PC sales slip for first time in two years
Computer sales fell during the first three months of this year, marking the first sales slide since 2009, according to Gartner.
The analyst firm blamed post-holiday shopping fatigue, Apple’s iPad and the effects of the earthquake in Japan for the slowdown in global sales.
PC sales fell 1.1% in the first quarter to 84.3 million worldwide, according to Gartner, well short of its forecast for 3% growth.
The dip was the first since the second quarter of 2009, when most of the world was still in the grip of economic turmoil.
Low prices for consumer PCs, which had long stimulated growth, no longer attracted buyers
The research firm said global sales were dragged down by a weak consumer segment, as shoppers resisted low prices on PCs or switched to buying tablet devices.
“Low prices for consumer PCs, which had long stimulated growth, no longer attracted buyers,” said Mikako Kitagawa, principal analyst at Gartner. “Instead, consumers turned their attention to media tablets and other consumer electronics. We’re investigating whether this trend is likely to have a long-term effect on the PC market.”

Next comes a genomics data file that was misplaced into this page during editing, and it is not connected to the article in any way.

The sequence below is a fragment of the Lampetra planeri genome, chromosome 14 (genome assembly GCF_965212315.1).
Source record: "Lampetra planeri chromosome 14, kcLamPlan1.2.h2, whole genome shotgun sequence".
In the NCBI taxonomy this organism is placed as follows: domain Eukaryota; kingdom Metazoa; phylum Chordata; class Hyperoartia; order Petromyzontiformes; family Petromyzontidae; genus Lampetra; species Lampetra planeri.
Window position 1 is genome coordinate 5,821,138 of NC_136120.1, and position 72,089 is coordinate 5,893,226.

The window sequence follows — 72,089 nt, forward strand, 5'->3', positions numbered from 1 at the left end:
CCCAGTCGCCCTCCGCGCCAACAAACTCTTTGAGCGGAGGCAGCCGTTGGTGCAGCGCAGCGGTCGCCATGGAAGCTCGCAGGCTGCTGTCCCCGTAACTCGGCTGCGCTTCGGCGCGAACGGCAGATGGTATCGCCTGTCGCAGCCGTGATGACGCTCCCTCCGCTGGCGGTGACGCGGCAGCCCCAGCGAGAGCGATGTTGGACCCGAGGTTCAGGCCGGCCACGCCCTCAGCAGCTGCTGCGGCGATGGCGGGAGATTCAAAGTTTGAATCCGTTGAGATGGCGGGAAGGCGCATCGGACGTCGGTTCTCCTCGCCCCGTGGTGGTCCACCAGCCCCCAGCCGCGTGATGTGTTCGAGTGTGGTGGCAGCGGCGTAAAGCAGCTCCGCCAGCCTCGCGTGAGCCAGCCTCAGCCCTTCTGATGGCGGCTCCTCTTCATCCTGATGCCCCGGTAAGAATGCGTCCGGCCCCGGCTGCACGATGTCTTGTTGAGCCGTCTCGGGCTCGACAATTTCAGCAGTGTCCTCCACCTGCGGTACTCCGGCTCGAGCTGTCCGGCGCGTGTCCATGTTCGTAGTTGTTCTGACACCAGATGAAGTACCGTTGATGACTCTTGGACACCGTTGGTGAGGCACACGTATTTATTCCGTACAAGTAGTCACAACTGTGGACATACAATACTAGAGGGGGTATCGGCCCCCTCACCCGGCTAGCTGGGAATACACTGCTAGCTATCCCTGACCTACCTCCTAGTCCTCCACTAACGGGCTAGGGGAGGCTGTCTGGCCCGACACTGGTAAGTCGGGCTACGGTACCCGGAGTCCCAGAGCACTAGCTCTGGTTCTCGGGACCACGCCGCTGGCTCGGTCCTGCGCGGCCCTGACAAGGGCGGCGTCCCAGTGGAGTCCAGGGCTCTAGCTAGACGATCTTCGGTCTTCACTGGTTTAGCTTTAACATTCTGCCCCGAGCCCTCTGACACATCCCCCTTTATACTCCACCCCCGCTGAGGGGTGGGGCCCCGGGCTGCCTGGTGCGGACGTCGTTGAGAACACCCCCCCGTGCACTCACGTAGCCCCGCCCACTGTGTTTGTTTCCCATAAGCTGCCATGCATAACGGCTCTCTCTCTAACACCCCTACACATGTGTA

Business demand for computers was much stronger, said Gartner, and likely to last another year as companies replace old machines.
In Europe, sales were down 2.8% in the first quarter, again the first decline since 2009. Western Europe was the main weak spot, as customers hold off on buying new laptops and desktops in favour of tablets and other mobile devices. “This is extending current PC life cycles,” Gartner said.
Gartner still expects worldwide PC sales to grow 10.5% to 388 million units this year, although that is well below its forecast of 15.9% growth, made in November.
The world’s biggest computer makers – Hewlett-Packard, Acer and Dell – all saw year-on-year declines.
In Europe, HP slid to 19.2% market share, over Acer’s 18.9% share. Dell fell to 8.9%, holding third place over Toshiba’s 7.5%. Apple pulled in 5.1%, rounding out the top five.